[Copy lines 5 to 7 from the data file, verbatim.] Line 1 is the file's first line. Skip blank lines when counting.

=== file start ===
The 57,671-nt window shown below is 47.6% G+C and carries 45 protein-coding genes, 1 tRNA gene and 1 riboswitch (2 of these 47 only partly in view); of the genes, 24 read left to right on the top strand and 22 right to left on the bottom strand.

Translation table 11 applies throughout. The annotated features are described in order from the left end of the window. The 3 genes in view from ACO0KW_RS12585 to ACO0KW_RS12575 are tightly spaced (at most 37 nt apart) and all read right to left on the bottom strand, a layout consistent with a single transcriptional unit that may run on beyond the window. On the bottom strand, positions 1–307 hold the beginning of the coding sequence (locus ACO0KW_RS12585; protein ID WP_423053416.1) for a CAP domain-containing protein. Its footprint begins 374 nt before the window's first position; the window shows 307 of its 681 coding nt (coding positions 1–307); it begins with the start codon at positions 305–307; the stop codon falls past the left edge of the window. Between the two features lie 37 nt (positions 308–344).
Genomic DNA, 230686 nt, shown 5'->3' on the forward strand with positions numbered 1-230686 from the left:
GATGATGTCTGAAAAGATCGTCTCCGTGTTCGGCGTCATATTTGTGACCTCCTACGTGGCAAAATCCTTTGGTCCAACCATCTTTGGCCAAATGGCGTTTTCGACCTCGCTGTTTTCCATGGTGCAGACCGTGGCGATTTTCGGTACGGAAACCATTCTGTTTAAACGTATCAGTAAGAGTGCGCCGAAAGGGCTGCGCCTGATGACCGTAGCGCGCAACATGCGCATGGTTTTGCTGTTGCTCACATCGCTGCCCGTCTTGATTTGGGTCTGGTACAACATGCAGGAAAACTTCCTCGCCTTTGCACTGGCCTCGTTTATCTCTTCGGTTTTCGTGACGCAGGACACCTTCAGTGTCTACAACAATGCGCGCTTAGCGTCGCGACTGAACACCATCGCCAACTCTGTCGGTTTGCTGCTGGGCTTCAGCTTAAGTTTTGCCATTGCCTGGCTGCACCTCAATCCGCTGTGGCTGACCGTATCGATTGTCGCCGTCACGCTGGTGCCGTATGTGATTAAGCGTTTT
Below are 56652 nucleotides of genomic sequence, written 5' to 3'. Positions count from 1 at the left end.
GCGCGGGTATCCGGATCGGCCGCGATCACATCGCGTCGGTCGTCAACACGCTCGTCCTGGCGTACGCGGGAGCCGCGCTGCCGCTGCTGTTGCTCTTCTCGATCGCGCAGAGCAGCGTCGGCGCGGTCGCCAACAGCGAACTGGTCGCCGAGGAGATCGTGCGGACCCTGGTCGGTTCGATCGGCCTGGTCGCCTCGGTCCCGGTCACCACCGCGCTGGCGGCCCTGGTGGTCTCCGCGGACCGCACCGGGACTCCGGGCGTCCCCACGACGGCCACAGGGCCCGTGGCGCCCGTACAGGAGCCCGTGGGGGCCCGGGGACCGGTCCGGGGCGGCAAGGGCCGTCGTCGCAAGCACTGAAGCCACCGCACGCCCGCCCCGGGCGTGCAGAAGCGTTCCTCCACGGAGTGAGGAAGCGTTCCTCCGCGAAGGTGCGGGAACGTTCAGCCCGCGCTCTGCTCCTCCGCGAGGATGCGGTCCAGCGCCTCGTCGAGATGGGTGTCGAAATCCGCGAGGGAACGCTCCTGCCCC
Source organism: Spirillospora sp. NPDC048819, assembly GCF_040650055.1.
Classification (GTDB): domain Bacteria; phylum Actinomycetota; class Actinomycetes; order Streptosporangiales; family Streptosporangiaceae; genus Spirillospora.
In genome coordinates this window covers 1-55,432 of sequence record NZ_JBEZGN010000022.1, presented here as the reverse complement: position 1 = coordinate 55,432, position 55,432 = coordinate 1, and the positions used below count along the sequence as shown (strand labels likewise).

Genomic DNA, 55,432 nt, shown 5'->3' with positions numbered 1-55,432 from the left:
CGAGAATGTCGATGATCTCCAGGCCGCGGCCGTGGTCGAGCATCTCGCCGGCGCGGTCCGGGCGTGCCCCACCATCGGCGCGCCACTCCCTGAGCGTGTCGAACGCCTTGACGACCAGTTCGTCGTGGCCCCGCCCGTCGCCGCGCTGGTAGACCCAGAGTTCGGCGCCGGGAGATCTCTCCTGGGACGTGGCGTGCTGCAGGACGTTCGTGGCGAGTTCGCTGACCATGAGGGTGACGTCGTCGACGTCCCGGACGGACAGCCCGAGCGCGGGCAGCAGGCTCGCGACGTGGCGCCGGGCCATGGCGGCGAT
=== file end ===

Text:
Below are 56652 nucleotides of genomic sequence, written 5' to 3'. Positions count from 1 at the left end.
GCGCGGGTATCCGGATCGGCCGCGATCACATCGCGTCGGTCGTCAACACGCTCGTCCTGGCGTACGCGGGAGCCGCGCTGCCGCTGCTGTTGCTCTTCTCGATCGCGCAGAGCAGCGTCGGCGCGGTCGCCAACAGCGAACTGGTCGCCGAGGAGATCGTGCGGACCCTGGTCGGTTCGATCGGCCTGGTCGCCTCGGTCCCGGTCACCACCGCGCTGGCGGCCCTGGTGGTCTCCGCGGACCGCACCGGGACTCCGGGCGTCCCCACGACGGCCACAGGGCCCGTGGCGCCCGTACAGGAGCCCGTGGGGGCCCGGGGACCGGTCCGGGGCGGCAAGGGCCGTCGTCGCAAGCACTGAAGCCACCGCACGCCCGCCCCGGGCGTGCAGAAGCGTTCCTCCACGGAGTGAGGAAGCGTTCCTCCGCGAAGGTGCGGGAACGTTCAGCCCGCGCTCTGCTCCTCCGCGAGGATGCGGTCCAGCGCCTCGTCGAGATGGGTGTCGAAATCCGCGAGGGAACGCTCCTGCCCC
Source organism: Spirillospora sp. NPDC048819, assembly GCF_040650055.1.